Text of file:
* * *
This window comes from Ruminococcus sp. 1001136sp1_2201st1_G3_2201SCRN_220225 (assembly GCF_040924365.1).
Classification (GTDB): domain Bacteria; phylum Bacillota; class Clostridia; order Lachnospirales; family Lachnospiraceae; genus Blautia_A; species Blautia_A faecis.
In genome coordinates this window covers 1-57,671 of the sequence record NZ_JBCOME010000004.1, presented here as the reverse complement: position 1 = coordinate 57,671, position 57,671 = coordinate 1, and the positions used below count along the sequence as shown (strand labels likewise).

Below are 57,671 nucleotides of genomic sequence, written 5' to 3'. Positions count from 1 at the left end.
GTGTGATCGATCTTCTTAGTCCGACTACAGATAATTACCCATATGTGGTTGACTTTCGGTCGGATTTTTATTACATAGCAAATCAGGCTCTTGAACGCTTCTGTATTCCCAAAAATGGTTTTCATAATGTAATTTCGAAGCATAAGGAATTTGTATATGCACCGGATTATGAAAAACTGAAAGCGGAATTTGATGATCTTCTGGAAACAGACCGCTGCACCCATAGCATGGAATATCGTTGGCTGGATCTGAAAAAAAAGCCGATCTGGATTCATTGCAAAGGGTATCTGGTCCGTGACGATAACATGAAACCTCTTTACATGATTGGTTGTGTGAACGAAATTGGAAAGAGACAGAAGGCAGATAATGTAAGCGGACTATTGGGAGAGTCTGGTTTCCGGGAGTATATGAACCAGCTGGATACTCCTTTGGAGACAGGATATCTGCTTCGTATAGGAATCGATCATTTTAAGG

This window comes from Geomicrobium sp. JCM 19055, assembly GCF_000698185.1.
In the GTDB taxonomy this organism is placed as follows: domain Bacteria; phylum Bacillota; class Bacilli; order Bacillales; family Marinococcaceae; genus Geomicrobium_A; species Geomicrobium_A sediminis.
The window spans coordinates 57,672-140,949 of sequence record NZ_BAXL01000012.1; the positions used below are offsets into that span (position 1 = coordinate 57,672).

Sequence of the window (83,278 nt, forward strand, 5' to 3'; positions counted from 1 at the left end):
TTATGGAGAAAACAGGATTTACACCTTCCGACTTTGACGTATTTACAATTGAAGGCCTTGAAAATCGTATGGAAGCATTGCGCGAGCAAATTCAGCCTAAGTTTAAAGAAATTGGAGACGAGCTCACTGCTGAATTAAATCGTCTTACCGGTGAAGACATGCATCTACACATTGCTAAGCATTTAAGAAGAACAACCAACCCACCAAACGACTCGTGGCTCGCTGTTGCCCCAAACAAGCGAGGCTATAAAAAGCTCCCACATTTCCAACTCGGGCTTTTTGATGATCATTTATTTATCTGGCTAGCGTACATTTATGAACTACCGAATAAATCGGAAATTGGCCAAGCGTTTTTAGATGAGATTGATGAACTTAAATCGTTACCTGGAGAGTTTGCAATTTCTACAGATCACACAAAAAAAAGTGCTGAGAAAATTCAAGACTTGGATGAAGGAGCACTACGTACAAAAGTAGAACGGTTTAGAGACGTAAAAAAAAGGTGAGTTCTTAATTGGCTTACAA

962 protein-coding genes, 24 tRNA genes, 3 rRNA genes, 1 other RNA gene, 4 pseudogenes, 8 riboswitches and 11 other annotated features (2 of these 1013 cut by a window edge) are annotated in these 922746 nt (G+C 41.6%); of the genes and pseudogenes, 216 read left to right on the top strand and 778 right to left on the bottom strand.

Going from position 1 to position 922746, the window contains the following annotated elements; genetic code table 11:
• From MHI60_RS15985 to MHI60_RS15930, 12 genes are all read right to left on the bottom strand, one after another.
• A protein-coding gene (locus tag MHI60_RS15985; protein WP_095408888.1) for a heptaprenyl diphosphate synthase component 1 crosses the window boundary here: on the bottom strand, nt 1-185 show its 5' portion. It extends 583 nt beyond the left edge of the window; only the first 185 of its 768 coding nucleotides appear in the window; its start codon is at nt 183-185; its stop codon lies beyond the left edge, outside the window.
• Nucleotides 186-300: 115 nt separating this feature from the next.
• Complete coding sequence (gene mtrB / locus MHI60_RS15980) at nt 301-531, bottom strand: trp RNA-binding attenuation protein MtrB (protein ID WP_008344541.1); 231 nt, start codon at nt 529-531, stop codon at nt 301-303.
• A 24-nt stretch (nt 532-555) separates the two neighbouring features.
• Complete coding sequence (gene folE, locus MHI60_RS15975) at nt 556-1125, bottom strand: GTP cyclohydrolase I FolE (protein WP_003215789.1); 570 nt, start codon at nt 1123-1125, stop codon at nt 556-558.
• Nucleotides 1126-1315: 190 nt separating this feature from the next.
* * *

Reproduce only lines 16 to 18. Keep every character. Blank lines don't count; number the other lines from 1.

• Complete coding sequence (gene mtrB / locus MHI60_RS15980) at nt 301-531, bottom strand: trp RNA-binding attenuation protein MtrB (protein ID WP_008344541.1); 231 nt, start codon at nt 529-531, stop codon at nt 301-303.
• A 24-nt stretch (nt 532-555) separates the two neighbouring features.
• Complete coding sequence (gene folE, locus MHI60_RS15975) at nt 556-1125, bottom strand: GTP cyclohydrolase I FolE (protein WP_003215789.1); 570 nt, start codon at nt 1123-1125, stop codon at nt 556-558.